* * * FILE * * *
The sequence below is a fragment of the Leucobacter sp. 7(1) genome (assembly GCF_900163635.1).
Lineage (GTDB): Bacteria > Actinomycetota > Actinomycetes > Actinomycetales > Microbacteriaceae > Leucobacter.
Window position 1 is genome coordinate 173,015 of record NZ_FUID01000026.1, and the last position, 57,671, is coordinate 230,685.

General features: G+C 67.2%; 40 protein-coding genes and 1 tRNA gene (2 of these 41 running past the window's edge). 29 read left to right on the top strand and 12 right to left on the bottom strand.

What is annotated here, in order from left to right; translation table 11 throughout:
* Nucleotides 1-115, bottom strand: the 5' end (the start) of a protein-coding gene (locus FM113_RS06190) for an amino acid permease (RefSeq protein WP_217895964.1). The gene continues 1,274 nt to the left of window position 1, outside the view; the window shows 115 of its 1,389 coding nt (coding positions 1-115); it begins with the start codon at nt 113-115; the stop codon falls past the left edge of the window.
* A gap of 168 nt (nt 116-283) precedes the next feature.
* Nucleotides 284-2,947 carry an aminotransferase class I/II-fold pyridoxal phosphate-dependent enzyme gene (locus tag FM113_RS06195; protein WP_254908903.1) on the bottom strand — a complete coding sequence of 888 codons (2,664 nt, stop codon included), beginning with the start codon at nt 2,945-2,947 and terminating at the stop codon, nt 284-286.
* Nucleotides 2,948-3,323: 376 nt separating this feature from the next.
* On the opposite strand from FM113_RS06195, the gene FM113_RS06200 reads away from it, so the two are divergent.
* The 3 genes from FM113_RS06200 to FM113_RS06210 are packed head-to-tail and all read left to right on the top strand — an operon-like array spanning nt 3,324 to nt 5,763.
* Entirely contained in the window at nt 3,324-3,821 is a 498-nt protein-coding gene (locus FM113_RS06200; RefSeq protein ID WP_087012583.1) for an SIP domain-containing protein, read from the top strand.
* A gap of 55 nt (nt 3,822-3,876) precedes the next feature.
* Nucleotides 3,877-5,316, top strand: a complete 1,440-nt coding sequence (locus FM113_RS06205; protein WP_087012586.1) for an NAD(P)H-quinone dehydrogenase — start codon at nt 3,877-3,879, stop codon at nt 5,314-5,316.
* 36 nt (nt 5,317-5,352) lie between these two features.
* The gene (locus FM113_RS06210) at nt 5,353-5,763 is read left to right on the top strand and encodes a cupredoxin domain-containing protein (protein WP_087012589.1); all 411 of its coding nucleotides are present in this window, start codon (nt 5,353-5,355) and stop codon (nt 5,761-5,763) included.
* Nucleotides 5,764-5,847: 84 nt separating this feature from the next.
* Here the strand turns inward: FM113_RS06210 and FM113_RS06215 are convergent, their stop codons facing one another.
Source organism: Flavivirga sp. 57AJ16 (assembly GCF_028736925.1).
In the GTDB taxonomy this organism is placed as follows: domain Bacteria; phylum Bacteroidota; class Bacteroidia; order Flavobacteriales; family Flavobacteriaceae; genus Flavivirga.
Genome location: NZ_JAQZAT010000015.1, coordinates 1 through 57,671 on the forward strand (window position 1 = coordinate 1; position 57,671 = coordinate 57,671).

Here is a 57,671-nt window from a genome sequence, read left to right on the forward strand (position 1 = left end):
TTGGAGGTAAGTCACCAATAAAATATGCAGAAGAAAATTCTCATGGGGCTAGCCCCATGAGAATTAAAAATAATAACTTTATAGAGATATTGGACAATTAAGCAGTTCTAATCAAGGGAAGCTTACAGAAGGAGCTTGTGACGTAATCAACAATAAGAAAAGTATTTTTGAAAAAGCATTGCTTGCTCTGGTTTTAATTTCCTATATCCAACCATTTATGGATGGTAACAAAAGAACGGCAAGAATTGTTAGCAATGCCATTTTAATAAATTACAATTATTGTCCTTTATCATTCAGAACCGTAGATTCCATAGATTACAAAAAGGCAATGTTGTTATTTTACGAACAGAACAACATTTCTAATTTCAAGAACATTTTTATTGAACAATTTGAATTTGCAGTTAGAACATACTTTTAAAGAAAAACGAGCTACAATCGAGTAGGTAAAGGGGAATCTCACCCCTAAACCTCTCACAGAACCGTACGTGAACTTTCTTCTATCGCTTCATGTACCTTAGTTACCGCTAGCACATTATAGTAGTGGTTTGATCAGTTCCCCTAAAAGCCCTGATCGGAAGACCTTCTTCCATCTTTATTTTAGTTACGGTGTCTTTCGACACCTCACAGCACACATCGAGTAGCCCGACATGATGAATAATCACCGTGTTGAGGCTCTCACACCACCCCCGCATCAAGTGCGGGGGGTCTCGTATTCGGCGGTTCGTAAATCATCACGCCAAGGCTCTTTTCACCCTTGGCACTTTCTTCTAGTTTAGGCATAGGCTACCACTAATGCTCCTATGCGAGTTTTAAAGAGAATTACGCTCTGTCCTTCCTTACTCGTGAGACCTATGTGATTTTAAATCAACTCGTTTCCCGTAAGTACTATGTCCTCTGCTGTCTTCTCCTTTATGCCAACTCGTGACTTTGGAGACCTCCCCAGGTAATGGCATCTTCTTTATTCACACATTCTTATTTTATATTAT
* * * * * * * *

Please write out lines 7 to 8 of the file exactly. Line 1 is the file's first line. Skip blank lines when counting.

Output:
* A gap of 168 nt (nt 116-283) precedes the next feature.
* Nucleotides 284-2,947 carry an aminotransferase class I/II-fold pyridoxal phosphate-dependent enzyme gene (locus tag FM113_RS06195; protein WP_254908903.1) on the bottom strand — a complete coding sequence of 888 codons (2,664 nt, stop codon included), beginning with the start codon at nt 2,945-2,947 and terminating at the stop codon, nt 284-286.